Availability of stocks eg. OPEC
Finite resource so very inelastic in LR
Ceteris paribus impact of possible new
discoveries or extractive technologies

Definitions:

Direct tax
A tax levied directly on an individual or organisation.

Indirect tax

A tax on expenditure collected by the producer on behalf of the


government.

Pigouvian tax

A tax is set on a good so that it equals the marginal negative externality


this internalises the external cost : the polluter pays principle.

Specific tax

An indirect tax which is charged as a fixed amount per unit of that good,
causing a parallel shift in the supply curve to the left.

Ad Valorem tax

An indirect tax which is charged as a percentage of the price of the good,


causing a pivotal rotation of the supply curve to the left.

The diagram shows


the impact of a
specific tax placed on
air travel. Which of the
following is correct?
A Total tax revenue is
PeP1YX
B Producer surplus
increases
C The price of air tickets
rises from Pe to P2
D Consumer surplus
decreases

Price per kilo ()

Quantity
demanded (kilos)

Quantity supplied
(kilos)

500,000

900,000

600,000

800,000

700,000

700,000

800,000

600,000

900,000

500,000

Quantity supplied
after tax (kilos)

If the government introduces a tax of 2 per kilo,


the new equilibrium price will be
A
B
C
D

8
7
6
5

Qu. (June 2010)


Evaluate the
possible
economic
effects of a
decrease in
fuel taxes. Use
an appropriate
diagram in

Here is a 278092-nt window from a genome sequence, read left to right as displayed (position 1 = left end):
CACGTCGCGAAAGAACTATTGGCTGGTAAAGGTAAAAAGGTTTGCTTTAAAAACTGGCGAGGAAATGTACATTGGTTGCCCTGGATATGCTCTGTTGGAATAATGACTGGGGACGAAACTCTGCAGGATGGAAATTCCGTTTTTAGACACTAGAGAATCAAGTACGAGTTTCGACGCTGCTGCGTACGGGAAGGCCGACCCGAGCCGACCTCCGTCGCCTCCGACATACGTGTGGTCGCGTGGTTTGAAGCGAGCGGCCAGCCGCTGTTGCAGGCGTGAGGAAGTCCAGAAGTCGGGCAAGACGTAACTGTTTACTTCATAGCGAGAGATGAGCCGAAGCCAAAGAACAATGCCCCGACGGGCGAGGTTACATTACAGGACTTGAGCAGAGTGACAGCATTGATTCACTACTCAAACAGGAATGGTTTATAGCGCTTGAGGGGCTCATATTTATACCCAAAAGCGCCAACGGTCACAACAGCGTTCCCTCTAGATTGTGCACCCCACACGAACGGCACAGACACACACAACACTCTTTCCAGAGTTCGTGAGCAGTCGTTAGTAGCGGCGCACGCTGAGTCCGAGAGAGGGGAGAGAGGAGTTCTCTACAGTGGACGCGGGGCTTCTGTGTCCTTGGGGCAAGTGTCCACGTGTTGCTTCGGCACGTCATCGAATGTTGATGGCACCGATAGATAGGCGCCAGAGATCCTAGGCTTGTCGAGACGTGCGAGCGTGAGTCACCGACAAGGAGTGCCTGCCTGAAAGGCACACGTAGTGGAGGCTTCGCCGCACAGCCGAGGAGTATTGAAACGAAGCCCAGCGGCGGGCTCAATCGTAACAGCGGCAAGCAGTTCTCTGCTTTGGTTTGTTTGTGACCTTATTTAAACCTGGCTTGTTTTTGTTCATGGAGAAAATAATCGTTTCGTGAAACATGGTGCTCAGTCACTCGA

your answer.

Answer structure:

Definition indirect tax

Diagram (next slide)

XeD cars are complements

XeD public transport as substitute

Other impacts:

Qu. (June 2010) cont.


Show on diagram:

Total expenditure
Tax per unit
Incidence
Demand is price
inelastic

Evaluation:
Magnitude of tax decrease data use
Tax as a proportion of all fuel costs
Discussion PeD fuel
Discussion of XeD
Ceteris paribus impact of other factors on
car ownership
Negative externalities
Impact on government finances

Evaluation to consider:
Argue the opposite view.
How contestable is the market?
Is there evidence that competition can increase?
How do incumbents respond? Price wars or aggressive advertising etc.

Definition subsidy
Government grant to firms in order to lower their

production costs and so increase supply & lower


prices.

Incidence:
Price inelastic demand large fall in price
Price elastic demand smaller fall in price

The diagram illustrates


the effect of a
government subsidy
on a good. The total
government
expenditure on the
subsidy will be:
A
B
C
D

100
150
450
1050

Price per unit ()

Quantity
demanded (units)

Quantity supplied
(units)

16

2000

2800

14

2200

2600

12

2400

2400

10

2600

2200

2800

2000

Quantity supplied
after subsidy (units)

If the government introduces a subsidy of 4 per


unit, the new equilibrium price will be
A
B
C
D

8
10
12
14

Qu. (Jan 2010)


Evaluate the
likely economic
benefits of an
increased
subsidy for bus
and rail travel.
Use an
appropriate
diagram in your
answer.

Answer structure:

Definition subsidy

Diagram (next slide)

Impact on consumer surplus

Impact on producer surplus

Impact on negative externalities

Other benefits:

Qu. (Jan 2010) cont.


Show on diagram:

Total expenditure
Subsidy per unit
Incidence

Evaluation
Magnitude of subsidy
Duration of subsidy
XeD of public transport with respect to
private transport
PeD and consumer incidence
Government failure - promotion inefficiency
& dependency in public transport
Impact on public finances opportunity costs
& changes to tax